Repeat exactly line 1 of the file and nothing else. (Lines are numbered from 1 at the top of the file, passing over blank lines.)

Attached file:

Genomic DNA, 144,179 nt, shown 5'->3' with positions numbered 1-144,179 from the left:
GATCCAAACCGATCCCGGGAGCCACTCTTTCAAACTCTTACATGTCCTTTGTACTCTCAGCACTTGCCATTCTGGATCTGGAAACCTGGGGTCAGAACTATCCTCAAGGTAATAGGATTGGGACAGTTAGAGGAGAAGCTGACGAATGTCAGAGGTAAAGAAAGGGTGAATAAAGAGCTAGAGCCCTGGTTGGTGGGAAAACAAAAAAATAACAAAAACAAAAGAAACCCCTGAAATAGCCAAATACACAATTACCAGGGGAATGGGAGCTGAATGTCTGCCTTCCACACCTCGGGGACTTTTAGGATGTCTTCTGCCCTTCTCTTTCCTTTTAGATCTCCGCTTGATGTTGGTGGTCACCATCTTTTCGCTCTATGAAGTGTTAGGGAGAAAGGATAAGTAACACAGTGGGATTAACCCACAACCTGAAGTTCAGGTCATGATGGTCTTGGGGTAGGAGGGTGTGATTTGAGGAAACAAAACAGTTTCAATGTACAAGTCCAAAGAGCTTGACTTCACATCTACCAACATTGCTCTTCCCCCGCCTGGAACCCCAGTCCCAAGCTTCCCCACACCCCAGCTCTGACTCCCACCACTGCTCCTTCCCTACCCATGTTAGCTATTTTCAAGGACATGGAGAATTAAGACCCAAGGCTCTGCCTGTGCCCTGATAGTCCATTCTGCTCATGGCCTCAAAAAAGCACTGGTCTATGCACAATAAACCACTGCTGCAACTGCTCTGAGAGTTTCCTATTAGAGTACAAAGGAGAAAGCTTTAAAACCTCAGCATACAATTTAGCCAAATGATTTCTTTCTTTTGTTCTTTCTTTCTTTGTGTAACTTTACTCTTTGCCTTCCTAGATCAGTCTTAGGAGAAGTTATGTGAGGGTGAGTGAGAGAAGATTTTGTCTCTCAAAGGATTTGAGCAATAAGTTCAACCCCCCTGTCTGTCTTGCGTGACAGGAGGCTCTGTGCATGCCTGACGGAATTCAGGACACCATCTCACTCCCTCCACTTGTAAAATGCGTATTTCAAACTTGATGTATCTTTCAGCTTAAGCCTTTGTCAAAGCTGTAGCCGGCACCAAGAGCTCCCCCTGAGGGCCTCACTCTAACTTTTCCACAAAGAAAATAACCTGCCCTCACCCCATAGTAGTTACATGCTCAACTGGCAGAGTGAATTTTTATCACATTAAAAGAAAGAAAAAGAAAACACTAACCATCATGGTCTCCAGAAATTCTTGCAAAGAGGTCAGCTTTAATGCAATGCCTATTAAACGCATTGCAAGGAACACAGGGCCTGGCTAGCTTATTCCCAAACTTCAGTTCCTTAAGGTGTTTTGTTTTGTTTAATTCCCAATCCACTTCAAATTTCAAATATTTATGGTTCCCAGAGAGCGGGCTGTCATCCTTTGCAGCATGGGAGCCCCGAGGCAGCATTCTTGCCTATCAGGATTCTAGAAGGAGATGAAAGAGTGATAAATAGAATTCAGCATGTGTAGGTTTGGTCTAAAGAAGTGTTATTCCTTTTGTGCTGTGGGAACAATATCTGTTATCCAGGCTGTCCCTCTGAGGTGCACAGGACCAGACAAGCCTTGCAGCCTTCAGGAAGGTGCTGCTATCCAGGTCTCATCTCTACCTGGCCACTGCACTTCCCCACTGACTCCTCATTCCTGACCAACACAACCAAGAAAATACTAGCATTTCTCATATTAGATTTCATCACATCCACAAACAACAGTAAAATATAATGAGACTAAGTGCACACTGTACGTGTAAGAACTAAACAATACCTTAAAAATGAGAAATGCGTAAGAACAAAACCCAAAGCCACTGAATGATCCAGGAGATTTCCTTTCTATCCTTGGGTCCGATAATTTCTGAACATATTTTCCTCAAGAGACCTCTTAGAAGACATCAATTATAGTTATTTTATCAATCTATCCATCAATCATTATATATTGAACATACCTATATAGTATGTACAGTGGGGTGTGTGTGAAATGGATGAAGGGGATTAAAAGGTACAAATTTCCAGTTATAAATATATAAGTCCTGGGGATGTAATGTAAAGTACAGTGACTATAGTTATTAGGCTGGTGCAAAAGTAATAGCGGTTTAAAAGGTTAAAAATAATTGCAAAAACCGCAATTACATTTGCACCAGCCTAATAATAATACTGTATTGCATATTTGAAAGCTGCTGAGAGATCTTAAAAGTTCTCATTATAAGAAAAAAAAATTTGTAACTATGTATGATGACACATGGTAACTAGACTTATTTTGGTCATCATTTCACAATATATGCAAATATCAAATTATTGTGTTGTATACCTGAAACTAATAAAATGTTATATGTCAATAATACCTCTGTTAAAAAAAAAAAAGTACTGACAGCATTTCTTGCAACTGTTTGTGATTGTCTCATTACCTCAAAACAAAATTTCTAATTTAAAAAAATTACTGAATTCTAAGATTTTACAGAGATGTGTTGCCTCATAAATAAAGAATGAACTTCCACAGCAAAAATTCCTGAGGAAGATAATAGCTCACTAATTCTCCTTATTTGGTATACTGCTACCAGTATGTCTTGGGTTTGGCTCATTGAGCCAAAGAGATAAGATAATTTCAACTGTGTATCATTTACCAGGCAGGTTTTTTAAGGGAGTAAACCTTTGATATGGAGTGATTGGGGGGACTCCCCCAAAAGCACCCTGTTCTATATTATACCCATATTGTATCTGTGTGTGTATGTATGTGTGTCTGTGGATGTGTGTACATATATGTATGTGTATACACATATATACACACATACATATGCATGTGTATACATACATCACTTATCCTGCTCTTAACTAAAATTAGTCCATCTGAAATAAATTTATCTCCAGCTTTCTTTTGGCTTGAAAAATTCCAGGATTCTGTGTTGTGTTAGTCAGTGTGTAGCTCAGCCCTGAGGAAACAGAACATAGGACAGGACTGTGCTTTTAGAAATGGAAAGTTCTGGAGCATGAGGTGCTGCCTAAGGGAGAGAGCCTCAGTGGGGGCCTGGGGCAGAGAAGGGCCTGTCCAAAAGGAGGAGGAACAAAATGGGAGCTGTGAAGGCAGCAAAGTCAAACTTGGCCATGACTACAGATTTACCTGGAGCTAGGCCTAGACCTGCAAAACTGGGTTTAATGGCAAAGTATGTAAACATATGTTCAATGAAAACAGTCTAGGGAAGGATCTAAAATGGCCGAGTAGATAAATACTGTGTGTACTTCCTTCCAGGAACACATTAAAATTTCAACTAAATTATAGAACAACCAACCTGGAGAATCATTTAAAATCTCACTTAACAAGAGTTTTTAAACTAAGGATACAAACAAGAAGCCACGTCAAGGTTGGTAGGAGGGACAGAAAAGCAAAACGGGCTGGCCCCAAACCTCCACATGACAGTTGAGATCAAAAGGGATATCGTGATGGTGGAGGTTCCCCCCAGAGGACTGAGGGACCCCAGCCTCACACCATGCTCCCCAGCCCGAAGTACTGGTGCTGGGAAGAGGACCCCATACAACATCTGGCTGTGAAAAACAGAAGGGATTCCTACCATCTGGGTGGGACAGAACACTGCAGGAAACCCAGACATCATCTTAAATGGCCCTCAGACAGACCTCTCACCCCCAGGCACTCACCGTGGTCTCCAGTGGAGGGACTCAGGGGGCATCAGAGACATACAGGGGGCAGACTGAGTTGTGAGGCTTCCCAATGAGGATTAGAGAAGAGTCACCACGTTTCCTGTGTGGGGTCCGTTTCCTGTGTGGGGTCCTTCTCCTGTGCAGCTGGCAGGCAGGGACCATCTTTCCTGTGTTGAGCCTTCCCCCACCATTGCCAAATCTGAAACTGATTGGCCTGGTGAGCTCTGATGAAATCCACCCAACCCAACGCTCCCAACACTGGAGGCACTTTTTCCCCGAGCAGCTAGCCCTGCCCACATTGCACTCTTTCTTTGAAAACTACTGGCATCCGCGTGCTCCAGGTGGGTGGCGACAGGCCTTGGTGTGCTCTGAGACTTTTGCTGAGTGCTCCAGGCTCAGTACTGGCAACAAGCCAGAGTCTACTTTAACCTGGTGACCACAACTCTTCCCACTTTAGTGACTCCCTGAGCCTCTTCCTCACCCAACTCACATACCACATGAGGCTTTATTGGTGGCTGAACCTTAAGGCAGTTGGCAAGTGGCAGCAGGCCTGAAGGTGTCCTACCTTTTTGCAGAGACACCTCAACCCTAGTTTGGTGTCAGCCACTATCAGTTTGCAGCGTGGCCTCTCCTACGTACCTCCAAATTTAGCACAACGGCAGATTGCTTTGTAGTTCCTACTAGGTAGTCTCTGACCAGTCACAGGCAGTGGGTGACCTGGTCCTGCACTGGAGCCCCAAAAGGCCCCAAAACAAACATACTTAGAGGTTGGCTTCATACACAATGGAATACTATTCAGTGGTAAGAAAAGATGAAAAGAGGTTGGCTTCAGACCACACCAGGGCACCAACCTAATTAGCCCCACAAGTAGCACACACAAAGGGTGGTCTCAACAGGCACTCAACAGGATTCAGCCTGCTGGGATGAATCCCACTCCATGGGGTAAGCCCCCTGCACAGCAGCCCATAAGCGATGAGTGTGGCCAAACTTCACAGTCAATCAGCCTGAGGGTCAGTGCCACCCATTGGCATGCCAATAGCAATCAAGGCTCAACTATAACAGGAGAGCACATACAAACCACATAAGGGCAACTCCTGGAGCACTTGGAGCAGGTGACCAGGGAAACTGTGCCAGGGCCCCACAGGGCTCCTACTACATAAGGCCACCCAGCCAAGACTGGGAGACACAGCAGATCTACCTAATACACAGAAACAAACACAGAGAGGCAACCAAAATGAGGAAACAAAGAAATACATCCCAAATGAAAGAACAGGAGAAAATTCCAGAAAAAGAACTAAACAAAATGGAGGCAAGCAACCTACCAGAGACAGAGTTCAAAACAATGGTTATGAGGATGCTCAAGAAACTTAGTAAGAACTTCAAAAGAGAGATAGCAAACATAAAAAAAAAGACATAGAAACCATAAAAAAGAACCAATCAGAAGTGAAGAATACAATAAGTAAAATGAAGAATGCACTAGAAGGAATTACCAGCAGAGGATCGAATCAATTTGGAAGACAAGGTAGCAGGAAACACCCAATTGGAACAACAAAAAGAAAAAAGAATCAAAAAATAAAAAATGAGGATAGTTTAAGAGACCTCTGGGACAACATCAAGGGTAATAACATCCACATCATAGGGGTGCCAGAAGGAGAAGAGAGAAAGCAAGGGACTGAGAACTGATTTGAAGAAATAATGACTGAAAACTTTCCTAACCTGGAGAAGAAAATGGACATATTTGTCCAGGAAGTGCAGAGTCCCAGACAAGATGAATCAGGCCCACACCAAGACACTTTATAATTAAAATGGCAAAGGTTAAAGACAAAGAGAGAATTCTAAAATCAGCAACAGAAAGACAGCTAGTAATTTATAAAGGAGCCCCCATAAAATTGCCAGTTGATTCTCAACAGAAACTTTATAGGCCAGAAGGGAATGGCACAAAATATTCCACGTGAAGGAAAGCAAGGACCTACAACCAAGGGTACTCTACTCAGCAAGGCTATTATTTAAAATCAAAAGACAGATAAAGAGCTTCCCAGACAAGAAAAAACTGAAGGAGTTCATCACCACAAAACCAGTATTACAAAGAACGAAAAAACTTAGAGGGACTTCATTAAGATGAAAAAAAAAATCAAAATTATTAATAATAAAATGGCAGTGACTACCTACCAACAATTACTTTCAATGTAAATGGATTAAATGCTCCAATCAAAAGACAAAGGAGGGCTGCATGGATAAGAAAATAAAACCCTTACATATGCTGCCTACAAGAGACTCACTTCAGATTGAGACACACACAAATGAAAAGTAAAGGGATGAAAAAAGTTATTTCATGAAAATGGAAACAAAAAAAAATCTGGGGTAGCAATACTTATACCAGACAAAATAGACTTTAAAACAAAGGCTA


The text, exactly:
Genomic DNA, 144,179 nt, shown 5'->3' with positions numbered 1-144,179 from the left: